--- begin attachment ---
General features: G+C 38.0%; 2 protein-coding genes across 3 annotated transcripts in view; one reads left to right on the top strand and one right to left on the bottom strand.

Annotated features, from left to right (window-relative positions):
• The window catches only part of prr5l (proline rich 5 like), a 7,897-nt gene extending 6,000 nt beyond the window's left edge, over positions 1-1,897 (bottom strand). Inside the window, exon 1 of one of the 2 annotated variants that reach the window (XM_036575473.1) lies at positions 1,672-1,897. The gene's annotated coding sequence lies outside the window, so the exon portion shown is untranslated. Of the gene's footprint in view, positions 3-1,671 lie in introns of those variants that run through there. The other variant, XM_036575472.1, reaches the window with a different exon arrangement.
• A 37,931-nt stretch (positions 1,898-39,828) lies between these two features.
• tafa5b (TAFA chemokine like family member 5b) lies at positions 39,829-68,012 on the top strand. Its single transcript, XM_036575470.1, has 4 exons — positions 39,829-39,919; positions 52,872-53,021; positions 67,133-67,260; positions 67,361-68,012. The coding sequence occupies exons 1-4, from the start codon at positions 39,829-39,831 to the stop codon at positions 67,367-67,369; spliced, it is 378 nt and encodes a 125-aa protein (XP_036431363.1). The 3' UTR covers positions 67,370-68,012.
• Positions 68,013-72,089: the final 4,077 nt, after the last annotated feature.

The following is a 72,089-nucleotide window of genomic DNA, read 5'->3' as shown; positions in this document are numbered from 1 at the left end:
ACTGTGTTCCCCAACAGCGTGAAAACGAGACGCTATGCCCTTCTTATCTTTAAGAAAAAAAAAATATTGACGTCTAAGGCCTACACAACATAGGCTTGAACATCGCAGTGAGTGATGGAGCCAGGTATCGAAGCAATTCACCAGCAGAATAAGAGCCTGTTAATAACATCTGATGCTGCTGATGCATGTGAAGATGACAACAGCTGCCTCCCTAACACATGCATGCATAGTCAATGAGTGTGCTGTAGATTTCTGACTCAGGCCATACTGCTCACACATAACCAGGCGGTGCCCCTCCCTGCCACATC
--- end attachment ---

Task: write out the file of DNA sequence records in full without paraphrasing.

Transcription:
General features: G+C 38.0%; 2 protein-coding genes across 3 annotated transcripts in view; one reads left to right on the top strand and one right to left on the bottom strand.

Annotated features, from left to right (window-relative positions):
• The window catches only part of prr5l (proline rich 5 like), a 7,897-nt gene extending 6,000 nt beyond the window's left edge, over positions 1-1,897 (bottom strand). Inside the window, exon 1 of one of the 2 annotated variants that reach the window (XM_036575473.1) lies at positions 1,672-1,897. The gene's annotated coding sequence lies outside the window, so the exon portion shown is untranslated. Of the gene's footprint in view, positions 3-1,671 lie in introns of those variants that run through there. The other variant, XM_036575472.1, reaches the window with a different exon arrangement.
• A 37,931-nt stretch (positions 1,898-39,828) lies between these two features.
• tafa5b (TAFA chemokine like family member 5b) lies at positions 39,829-68,012 on the top strand. Its single transcript, XM_036575470.1, has 4 exons — positions 39,829-39,919; positions 52,872-53,021; positions 67,133-67,260; positions 67,361-68,012. The coding sequence occupies exons 1-4, from the start codon at positions 39,829-39,831 to the stop codon at positions 67,367-67,369; spliced, it is 378 nt and encodes a 125-aa protein (XP_036431363.1). The 3' UTR covers positions 67,370-68,012.
• Positions 68,013-72,089: the final 4,077 nt, after the last annotated feature.

The following is a 72,089-nucleotide window of genomic DNA, read 5'->3' as shown; positions in this document are numbered from 1 at the left end:
ACTGTGTTCCCCAACAGCGTGAAAACGAGACGCTATGCCCTTCTTATCTTTAAGAAAAAAAAAATATTGACGTCTAAGGCCTACACAACATAGGCTTGAACATCGCAGTGAGTGATGGAGCCAGGTATCGAAGCAATTCACCAGCAGAATAAGAGCCTGTTAATAACATCTGATGCTGCTGATGCATGTGAAGATGACAACAGCTGCCTCCCTAACACATGCATGCATAGTCAATGAGTGTGCTGTAGATTTCTGACTCAGGCCATACTGCTCACACATAACCAGGCGGTGCCCCTCCCTGCCACATC